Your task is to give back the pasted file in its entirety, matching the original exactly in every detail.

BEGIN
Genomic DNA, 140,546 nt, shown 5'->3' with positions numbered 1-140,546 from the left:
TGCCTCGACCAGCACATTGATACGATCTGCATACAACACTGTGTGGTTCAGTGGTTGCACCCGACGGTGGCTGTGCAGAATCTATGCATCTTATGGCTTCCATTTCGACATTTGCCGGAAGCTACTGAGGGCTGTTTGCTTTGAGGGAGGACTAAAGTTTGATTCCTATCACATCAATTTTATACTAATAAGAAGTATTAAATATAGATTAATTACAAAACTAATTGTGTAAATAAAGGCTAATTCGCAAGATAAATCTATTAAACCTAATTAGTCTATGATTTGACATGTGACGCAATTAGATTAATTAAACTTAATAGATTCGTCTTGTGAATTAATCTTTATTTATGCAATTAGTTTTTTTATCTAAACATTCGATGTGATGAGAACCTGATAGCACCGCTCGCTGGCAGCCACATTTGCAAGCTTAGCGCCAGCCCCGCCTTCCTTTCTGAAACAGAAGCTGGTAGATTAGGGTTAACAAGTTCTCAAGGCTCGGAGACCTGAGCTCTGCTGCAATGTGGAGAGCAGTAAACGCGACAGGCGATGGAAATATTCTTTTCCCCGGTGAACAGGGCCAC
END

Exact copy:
Genomic DNA, 140,546 nt, shown 5'->3' with positions numbered 1-140,546 from the left:
TGCCTCGACCAGCACATTGATACGATCTGCATACAACACTGTGTGGTTCAGTGGTTGCACCCGACGGTGGCTGTGCAGAATCTATGCATCTTATGGCTTCCATTTCGACATTTGCCGGAAGCTACTGAGGGCTGTTTGCTTTGAGGGAGGACTAAAGTTTGATTCCTATCACATCAATTTTATACTAATAAGAAGTATTAAATATAGATTAATTACAAAACTAATTGTGTAAATAAAGGCTAATTCGCAAGATAAATCTATTAAACCTAATTAGTCTATGATTTGACATGTGACGCAATTAGATTAATTAAACTTAATAGATTCGTCTTGTGAATTAATCTTTATTTATGCAATTAGTTTTTTTATCTAAACATTCGATGTGATGAGAACCTGATAGCACCGCTCGCTGGCAGCCACATTTGCAAGCTTAGCGCCAGCCCCGCCTTCCTTTCTGAAACAGAAGCTGGTAGATTAGGGTTAACAAGTTCTCAAGGCTCGGAGACCTGAGCTCTGCTGCAATGTGGAGAGCAGTAAACGCGACAGGCGATGGAAATATTCTTTTCCCCGGTGAACAGGGCCAC